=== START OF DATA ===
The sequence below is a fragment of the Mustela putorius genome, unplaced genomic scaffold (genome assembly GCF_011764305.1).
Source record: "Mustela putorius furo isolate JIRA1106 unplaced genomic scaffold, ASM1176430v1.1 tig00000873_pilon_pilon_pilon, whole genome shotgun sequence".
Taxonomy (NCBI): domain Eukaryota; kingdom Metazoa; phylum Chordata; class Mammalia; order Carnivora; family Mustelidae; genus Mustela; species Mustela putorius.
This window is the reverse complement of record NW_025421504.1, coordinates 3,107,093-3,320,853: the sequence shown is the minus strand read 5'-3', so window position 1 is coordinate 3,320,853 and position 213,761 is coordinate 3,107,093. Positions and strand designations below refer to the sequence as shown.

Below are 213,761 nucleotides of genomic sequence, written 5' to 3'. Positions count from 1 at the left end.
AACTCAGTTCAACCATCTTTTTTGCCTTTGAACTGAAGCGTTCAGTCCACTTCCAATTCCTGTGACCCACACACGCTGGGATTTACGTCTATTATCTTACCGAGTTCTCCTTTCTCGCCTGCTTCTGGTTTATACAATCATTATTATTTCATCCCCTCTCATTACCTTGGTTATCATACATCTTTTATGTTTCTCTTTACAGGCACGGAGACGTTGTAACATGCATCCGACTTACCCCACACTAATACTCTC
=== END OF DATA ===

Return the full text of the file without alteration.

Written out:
The sequence below is a fragment of the Mustela putorius genome, unplaced genomic scaffold (genome assembly GCF_011764305.1).
Source record: "Mustela putorius furo isolate JIRA1106 unplaced genomic scaffold, ASM1176430v1.1 tig00000873_pilon_pilon_pilon, whole genome shotgun sequence".
Taxonomy (NCBI): domain Eukaryota; kingdom Metazoa; phylum Chordata; class Mammalia; order Carnivora; family Mustelidae; genus Mustela; species Mustela putorius.
This window is the reverse complement of record NW_025421504.1, coordinates 3,107,093-3,320,853: the sequence shown is the minus strand read 5'-3', so window position 1 is coordinate 3,320,853 and position 213,761 is coordinate 3,107,093. Positions and strand designations below refer to the sequence as shown.

Below are 213,761 nucleotides of genomic sequence, written 5' to 3'. Positions count from 1 at the left end.
AACTCAGTTCAACCATCTTTTTTGCCTTTGAACTGAAGCGTTCAGTCCACTTCCAATTCCTGTGACCCACACACGCTGGGATTTACGTCTATTATCTTACCGAGTTCTCCTTTCTCGCCTGCTTCTGGTTTATACAATCATTATTATTTCATCCCCTCTCATTACCTTGGTTATCATACATCTTTTATGTTTCTCTTTACAGGCACGGAGACGTTGTAACATGCATCCGACTTACCCCACACTAATACTCTC